> binaries that might be using this interface, which is likely
> not acceptable.

Indeed.

> Signed-off-by: Arnd Bergmann <arnd@...db.de>
> Cc: Oliver Hartkopp <socketcan@...tkopp.net>

Thanks for your good suggestion to make the BCM API y2038 proof!

Acked-by: Oliver Hartkopp <socketcan@...tkopp.net>

> Cc: Marc Kleine-Budde <mkl@...gutronix.de>
> Cc: linux-can@...r.kernel.org
> Cc: linux-api@...r.kernel.org
> ---
>  include/uapi/linux/can/bcm.h |  7 ++++++-
>  net/can/bcm.c                | 15 ++++++++++-----
>  2 files changed, 16 insertions(+), 6 deletions(-)
> 
> diff --git a/include/uapi/linux/can/bcm.h b/include/uapi/linux/can/bcm.h
> index 89ddb9dc9bdf..7a291dc1ff15 100644
> --- a/include/uapi/linux/can/bcm.h
> +++ b/include/uapi/linux/can/bcm.h
> @@ -47,6 +47,11 @@
>  #include <linux/types.h>
>  #include <linux/can.h>
>  
> +struct bcm_timeval {
> +	long tv_sec;
> +	long tv_usec;
> +};
> +
>  /**
>   * struct bcm_msg_head - head of messages to/from the broadcast manager
>   * @opcode:    opcode, see enum below.
> @@ -62,7 +67,7 @@ struct bcm_msg_head {
>  	__u32 opcode;
>  	__u32 flags;
>  	__u32 count;
> -	struct timeval ival1, ival2;
> +	struct bcm_timeval ival1, ival2;
>  	canid_t can_id;
>  	__u32 nframes;
>  	struct can_frame frames[0];
> diff --git a/net/can/bcm.c b/net/can/bcm.c
> index a1ba6875c2a2..6863310d6973 100644
> --- a/net/can/bcm.c
> +++ b/net/can/bcm.c
> @@ -96,7 +96,7 @@ struct bcm_op {
>  	canid_t can_id;
>  	u32 flags;
>  	unsigned long frames_abs, frames_filtered;
> -	struct timeval ival1, ival2;
> +	struct bcm_timeval ival1, ival2;
>  	struct hrtimer timer, thrtimer;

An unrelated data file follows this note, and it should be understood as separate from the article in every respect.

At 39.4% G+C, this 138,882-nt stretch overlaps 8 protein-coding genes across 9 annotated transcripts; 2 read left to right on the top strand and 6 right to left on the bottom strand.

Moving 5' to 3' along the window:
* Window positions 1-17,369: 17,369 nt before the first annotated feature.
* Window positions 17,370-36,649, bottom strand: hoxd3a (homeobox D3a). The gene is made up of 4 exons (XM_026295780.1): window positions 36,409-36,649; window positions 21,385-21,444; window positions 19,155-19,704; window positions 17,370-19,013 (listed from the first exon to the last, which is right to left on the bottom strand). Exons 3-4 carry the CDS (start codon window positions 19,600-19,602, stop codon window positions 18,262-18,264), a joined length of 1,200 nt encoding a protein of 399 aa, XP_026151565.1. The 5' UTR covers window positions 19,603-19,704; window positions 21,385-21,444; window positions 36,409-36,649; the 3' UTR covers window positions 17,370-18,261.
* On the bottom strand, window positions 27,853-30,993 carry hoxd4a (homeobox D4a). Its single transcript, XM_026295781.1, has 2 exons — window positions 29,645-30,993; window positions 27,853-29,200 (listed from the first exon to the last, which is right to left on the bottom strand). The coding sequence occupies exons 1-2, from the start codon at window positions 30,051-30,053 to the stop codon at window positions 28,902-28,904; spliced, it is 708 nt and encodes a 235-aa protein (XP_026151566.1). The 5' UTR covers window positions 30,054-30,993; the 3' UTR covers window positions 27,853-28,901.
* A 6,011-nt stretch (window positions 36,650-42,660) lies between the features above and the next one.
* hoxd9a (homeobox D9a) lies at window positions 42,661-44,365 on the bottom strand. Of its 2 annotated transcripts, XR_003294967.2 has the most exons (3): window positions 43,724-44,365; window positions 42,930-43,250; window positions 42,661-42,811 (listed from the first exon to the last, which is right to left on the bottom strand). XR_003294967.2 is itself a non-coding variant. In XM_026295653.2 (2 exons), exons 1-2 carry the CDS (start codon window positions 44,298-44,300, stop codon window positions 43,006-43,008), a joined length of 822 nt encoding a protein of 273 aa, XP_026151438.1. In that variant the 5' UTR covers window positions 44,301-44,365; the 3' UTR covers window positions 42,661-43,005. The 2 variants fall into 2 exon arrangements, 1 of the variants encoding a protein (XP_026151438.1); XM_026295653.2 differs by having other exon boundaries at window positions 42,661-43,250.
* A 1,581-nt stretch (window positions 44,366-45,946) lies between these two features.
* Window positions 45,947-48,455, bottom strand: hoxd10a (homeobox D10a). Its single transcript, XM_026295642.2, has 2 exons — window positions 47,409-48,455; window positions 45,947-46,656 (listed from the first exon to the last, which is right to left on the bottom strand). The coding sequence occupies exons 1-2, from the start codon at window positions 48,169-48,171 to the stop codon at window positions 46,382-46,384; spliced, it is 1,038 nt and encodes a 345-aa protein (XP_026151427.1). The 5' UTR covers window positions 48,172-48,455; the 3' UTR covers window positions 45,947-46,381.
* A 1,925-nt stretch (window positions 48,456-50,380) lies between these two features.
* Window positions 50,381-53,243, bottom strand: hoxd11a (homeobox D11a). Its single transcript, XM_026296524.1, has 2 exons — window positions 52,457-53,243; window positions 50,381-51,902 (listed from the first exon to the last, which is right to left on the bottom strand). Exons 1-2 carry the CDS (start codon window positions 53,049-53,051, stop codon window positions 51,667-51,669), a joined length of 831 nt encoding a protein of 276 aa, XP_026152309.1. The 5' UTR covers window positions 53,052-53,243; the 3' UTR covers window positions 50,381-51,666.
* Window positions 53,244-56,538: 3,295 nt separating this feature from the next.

>  	struct tasklet_struct tsklet, thrtsklet;
>  	ktime_t rx_stamp, kt_ival1, kt_ival2, kt_lastmsg;
> @@ -131,6 +131,11 @@ static inline struct bcm_sock *bcm_sk(const struct sock *sk)
>  	return (struct bcm_sock *)sk;
>  }
>  
> +static inline ktime_t bcm_timeval_to_ktime(struct bcm_timeval tv)
> +{
> +	return ktime_set(tv.tv_sec, tv.tv_usec * NSEC_PER_USEC);
> +}
> +
>  #define CFSIZ sizeof(struct can_frame)
>  #define OPSIZ sizeof(struct bcm_op)
>  #define MHSIZ sizeof(struct bcm_msg_head)
> @@ -953,8 +958,8 @@ static int bcm_tx_setup(struct bcm_msg_head *msg_head, struct msghdr *msg,
>  		op->count = msg_head->count;
>  		op->ival1 = msg_head->ival1;
>  		op->ival2 = msg_head->ival2;
> -		op->kt_ival1 = timeval_to_ktime(msg_head->ival1);
> -		op->kt_ival2 = timeval_to_ktime(msg_head->ival2);
> +		op->kt_ival1 = bcm_timeval_to_ktime(msg_head->ival1);
> +		op->kt_ival2 = bcm_timeval_to_ktime(msg_head->ival2);
>  
>  		/* disable an active timer due to zero values? */
>  		if (!op->kt_ival1.tv64 && !op->kt_ival2.tv64)
> @@ -1134,8 +1139,8 @@ static int bcm_rx_setup(struct bcm_msg_head *msg_head, struct msghdr *msg,
>  			/* set timer value */
>  			op->ival1 = msg_head->ival1;
>  			op->ival2 = msg_head->ival2;
> -			op->kt_ival1 = timeval_to_ktime(msg_head->ival1);
> -			op->kt_ival2 = timeval_to_ktime(msg_head->ival2);
> +			op->kt_ival1 = bcm_timeval_to_ktime(msg_head->ival1);
> +			op->kt_ival2 = bcm_timeval_to_ktime(msg_head->ival2);
>  
>  			/* disable an active timer due to zero value? */
>  			if (!op->kt_ival1.tv64)
> 
--